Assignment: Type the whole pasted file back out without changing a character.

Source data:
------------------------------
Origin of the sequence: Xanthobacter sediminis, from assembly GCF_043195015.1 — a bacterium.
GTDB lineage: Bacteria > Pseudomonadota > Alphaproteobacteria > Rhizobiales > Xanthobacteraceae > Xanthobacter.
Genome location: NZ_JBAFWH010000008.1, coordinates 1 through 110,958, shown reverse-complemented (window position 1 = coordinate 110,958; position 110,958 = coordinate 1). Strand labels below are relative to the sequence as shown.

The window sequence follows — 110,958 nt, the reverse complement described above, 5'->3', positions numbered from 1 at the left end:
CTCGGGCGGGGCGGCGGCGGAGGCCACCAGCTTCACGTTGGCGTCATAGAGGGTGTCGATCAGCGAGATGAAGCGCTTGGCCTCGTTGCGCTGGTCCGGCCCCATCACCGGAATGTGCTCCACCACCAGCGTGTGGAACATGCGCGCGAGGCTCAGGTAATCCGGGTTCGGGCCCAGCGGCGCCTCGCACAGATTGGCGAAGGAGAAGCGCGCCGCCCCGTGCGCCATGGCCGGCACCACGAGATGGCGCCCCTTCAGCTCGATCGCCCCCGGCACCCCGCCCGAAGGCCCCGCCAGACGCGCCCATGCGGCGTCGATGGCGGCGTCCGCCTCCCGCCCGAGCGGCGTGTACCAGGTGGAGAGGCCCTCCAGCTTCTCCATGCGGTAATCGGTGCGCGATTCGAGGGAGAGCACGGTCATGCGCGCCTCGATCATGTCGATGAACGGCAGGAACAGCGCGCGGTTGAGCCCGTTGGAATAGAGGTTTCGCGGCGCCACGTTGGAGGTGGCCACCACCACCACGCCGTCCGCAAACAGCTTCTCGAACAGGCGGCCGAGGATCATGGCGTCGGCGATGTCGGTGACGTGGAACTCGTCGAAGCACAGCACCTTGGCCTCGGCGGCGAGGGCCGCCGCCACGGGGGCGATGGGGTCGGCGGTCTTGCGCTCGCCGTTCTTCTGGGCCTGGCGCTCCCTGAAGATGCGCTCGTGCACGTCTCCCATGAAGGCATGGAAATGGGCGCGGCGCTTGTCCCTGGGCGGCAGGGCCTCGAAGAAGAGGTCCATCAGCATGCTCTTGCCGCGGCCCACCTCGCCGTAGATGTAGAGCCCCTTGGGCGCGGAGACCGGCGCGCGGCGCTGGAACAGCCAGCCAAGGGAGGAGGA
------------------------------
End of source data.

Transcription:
Origin of the sequence: Xanthobacter sediminis, from assembly GCF_043195015.1 — a bacterium.
GTDB lineage: Bacteria > Pseudomonadota > Alphaproteobacteria > Rhizobiales > Xanthobacteraceae > Xanthobacter.
Genome location: NZ_JBAFWH010000008.1, coordinates 1 through 110,958, shown reverse-complemented (window position 1 = coordinate 110,958; position 110,958 = coordinate 1). Strand labels below are relative to the sequence as shown.

The window sequence follows — 110,958 nt, the reverse complement described above, 5'->3', positions numbered from 1 at the left end:
CTCGGGCGGGGCGGCGGCGGAGGCCACCAGCTTCACGTTGGCGTCATAGAGGGTGTCGATCAGCGAGATGAAGCGCTTGGCCTCGTTGCGCTGGTCCGGCCCCATCACCGGAATGTGCTCCACCACCAGCGTGTGGAACATGCGCGCGAGGCTCAGGTAATCCGGGTTCGGGCCCAGCGGCGCCTCGCACAGATTGGCGAAGGAGAAGCGCGCCGCCCCGTGCGCCATGGCCGGCACCACGAGATGGCGCCCCTTCAGCTCGATCGCCCCCGGCACCCCGCCCGAAGGCCCCGCCAGACGCGCCCATGCGGCGTCGATGGCGGCGTCCGCCTCCCGCCCGAGCGGCGTGTACCAGGTGGAGAGGCCCTCCAGCTTCTCCATGCGGTAATCGGTGCGCGATTCGAGGGAGAGCACGGTCATGCGCGCCTCGATCATGTCGATGAACGGCAGGAACAGCGCGCGGTTGAGCCCGTTGGAATAGAGGTTTCGCGGCGCCACGTTGGAGGTGGCCACCACCACCACGCCGTCCGCAAACAGCTTCTCGAACAGGCGGCCGAGGATCATGGCGTCGGCGATGTCGGTGACGTGGAACTCGTCGAAGCACAGCACCTTGGCCTCGGCGGCGAGGGCCGCCGCCACGGGGGCGATGGGGTCGGCGGTCTTGCGCTCGCCGTTCTTCTGGGCCTGGCGCTCCCTGAAGATGCGCTCGTGCACGTCTCCCATGAAGGCATGGAAATGGGCGCGGCGCTTGTCCCTGGGCGGCAGGGCCTCGAAGAAGAGGTCCATCAGCATGCTCTTGCCGCGGCCCACCTCGCCGTAGATGTAGAGCCCCTTGGGCGCGGAGACCGGCGCGCGGCGCTGGAACAGCCAGCCAAGGGAGGAGGA